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New von Hámos spectrometer at ID20


A new, compact spectrometer for medium-resolution resonant and non-resonant X-ray emission spectroscopy in von Hámos geometry is available at ID20 and can be used in parallel with the X-ray Raman scattering spectrometer. Combining both techniques in a single experiment extends the spectroscopic capabilities, in particular for in-situ / operando measurements.

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X-ray energies typically used in X-ray Raman scattering (XRS) spectroscopy are usually well above the K- and L- absorption edges of heavier elements. It means that the very same incident X-ray beam can be used for simultaneous measurement of XRS and non-resonant core-to-core and valence-to-core emission lines via X-ray emission spectroscopy (XES), yielding complementary information from the low-Z and, for example, 3d transition metal elements in the investigated sample. A new, compact, dispersive spectrometer in the von Hámos geometry has been installed in the limited space around the XRS spectrometer on beamline ID20 (Figure 1). It enables the recording of an entire emission spectrum in a single image, and thus can be used as an extra diagnostic tool to assess the evolution of the chemical state of the sample during a series of XRS measurements, e.g., under in-situ conditions.

The new von Hámos spectrometer is equipped with three cylindrically bent analyser crystals with a bending radius of R = 250 mm. The analyser crystals are housed in a compact vacuum chamber for high signal-to-noise ratio and maximum ease of use and alignment. Each analyser crystal is 25 mm high and 110 mm wide. At present, Si(n,n,n), Si(n,n,0) and Si(n,0,0) crystals are available and can easily be exchanged depending on the required energy range of the emission line, with Bragg angles comprised between 45 and 85 degrees. Both the analyser crystals and the detector are equipped with motorised translations to align them into diffraction and focusing positions. The X-rays are detected by a 5 x 1 Maxipix hybrid pixel detector (500 mm Si sensor thickness) with 55 µm x 55 µm pixel size and 14 mm x 70 mm active surface area. The solid angle of detection is of the order of 1% of 4π.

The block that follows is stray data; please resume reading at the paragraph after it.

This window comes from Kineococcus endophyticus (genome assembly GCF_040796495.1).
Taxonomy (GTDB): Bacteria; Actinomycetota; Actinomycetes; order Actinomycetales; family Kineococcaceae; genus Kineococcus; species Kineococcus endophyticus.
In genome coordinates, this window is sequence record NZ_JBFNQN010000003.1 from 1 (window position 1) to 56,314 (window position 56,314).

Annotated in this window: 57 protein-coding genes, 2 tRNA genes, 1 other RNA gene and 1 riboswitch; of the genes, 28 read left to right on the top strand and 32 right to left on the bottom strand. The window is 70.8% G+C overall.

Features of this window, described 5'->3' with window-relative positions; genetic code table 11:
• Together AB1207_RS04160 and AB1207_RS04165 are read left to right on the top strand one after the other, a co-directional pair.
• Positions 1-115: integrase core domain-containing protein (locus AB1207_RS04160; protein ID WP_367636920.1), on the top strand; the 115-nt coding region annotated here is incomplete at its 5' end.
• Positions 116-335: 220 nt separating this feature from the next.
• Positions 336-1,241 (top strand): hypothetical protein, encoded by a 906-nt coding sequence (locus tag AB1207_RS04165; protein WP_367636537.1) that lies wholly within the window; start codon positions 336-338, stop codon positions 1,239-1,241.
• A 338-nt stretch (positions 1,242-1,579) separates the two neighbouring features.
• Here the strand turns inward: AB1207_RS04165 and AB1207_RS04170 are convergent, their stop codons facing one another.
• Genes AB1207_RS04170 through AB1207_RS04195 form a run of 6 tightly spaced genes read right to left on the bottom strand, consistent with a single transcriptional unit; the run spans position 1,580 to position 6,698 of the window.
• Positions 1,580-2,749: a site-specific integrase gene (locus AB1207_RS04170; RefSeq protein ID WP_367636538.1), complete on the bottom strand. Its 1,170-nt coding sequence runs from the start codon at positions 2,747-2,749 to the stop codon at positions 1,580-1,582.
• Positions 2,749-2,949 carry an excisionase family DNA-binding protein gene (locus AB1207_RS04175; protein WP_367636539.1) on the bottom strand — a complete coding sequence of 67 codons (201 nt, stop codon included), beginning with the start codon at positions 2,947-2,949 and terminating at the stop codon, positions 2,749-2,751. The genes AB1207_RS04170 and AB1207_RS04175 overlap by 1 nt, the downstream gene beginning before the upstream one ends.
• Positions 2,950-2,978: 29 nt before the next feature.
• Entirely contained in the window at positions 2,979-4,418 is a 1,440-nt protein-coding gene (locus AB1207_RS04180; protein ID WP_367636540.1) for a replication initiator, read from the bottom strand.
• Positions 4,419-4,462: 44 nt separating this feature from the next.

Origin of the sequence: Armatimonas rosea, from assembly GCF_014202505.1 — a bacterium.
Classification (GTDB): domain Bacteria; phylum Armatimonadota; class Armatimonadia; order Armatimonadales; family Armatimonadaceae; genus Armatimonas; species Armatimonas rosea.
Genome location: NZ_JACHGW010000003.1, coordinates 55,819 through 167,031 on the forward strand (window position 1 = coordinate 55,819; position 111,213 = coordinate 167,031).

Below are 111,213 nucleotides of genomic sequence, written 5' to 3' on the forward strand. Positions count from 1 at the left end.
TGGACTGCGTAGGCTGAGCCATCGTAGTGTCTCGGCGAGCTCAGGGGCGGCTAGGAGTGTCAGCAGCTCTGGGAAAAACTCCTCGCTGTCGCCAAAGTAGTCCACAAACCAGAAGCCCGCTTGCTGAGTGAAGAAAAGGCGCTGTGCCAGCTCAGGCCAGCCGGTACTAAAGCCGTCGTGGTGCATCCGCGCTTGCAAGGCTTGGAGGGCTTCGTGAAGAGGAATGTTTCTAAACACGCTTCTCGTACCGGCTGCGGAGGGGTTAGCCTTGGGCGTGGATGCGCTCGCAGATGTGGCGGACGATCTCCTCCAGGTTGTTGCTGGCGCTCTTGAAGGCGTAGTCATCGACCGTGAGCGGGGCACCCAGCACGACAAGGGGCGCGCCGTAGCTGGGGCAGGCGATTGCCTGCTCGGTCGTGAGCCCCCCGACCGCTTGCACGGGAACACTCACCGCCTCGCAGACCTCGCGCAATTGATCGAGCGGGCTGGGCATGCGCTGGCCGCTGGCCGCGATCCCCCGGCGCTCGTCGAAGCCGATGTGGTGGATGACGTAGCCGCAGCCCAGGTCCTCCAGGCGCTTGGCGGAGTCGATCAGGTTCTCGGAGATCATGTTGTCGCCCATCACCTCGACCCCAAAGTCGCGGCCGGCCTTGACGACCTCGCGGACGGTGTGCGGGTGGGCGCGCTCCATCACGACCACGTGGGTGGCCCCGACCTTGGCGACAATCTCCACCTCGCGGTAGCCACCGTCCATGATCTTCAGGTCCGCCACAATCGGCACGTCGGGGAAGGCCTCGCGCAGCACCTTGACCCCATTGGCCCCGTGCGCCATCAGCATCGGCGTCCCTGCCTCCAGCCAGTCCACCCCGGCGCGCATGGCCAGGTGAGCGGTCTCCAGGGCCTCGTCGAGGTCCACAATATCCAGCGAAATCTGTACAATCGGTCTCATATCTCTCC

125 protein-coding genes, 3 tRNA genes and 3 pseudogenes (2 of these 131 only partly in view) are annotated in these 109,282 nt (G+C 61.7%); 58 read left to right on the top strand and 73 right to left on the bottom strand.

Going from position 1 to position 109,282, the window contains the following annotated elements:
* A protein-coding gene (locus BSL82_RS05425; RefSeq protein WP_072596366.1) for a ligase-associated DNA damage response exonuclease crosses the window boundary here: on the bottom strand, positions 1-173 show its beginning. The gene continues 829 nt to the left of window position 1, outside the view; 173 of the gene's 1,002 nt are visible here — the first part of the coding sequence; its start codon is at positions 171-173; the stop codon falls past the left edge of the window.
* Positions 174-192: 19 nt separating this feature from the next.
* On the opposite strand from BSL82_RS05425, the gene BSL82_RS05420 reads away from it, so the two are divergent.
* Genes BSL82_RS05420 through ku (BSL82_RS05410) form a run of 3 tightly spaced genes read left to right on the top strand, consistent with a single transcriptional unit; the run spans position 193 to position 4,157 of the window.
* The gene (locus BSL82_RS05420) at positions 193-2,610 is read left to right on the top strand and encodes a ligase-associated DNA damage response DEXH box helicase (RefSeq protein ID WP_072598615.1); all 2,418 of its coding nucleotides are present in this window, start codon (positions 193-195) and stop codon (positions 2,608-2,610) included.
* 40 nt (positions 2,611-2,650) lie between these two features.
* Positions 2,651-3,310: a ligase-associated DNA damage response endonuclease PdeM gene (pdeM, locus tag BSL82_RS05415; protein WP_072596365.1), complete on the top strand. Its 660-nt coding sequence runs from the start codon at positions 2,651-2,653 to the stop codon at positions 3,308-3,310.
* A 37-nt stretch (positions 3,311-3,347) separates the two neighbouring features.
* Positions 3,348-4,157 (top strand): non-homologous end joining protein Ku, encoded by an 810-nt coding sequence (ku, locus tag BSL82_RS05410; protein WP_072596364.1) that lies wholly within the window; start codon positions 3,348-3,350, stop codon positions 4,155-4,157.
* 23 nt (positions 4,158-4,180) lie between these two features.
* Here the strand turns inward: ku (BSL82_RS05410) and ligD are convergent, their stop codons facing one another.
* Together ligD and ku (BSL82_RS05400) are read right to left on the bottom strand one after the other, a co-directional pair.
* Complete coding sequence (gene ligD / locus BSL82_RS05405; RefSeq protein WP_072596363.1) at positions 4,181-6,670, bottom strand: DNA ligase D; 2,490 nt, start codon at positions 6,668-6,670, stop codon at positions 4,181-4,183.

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Fig. 1: a-b) Three-dimensional renderings of technical drawings of the von Hámos spectrometer. a) An orthographic view of the entire chamber including the Maxipix pixel detector. b) Same as (a) but with a transparent vacuum chamber. c) A schematic drawing of the von Hámos geometry. For clarity, only the central analyser crystal is shown (S: source/sample; R: crystal-analyser bending radius; D: detector; dz: detector position; A: analyser; az: vertical analyser position; ay: horizontal analyser position; θB: Bragg angle; H: analyser height; w: analyser width; δaz: vertical deviation from the ideal sample position; δay: horizontal deviation from the ideal sample position). d-f) Sections of typical detector images showing the footprints of non-resonant XES from a germanium single-crystal sample. Possible regions of interest are indicated with thin dashed black lines. Images are shown on a logarithmic intensity scale.

The great potential of the new spectrometer is the combination of two spectroscopic techniques to provide complementary information on the electronic structure of the studied sample. Both methods make use of hard X-ray photons, which are compatible with complex sample environments such as in-situ and operando cells for the study of chemical processes and reactions, and/or high-pressure diamond anvil cells for the investigation of samples under extreme pressure conditions.

The compact design and portability, including a stand-alone control rack, makes the instrument fully mobile, facilitating its integration into other ESRF beamlines for combination with other synchrotron-based experimental techniques using hard X-rays.

Principal publication and authors
A compact von Hámos spectrometer for parallel X-ray Raman scattering and X-ray emission spectroscopy at ID20 of the European Synchrotron Radiation Facility, C.J. Sahle (a), F. Gerbon (a), C. Henriquet (a), R. Verbeni (a), B. Detlefs (a), A. Longo (a), A. Mirone (a), M.-C. Lagier (a), F. Otte (b,c), G. Spiekermann (d), S. Petitgirard (d), J. Synchrotron Rad. 30, 251-257 (2023);
(a) ESRF
(b) Helmholtz-Zentrum Dresden-Rossendorf (HZDR), Dresden (Germany)
(c) The Rossendorf Beamline at ESRF
(d) Department of Earth Sciences, ETH Zürich, Zürich (Switzerland)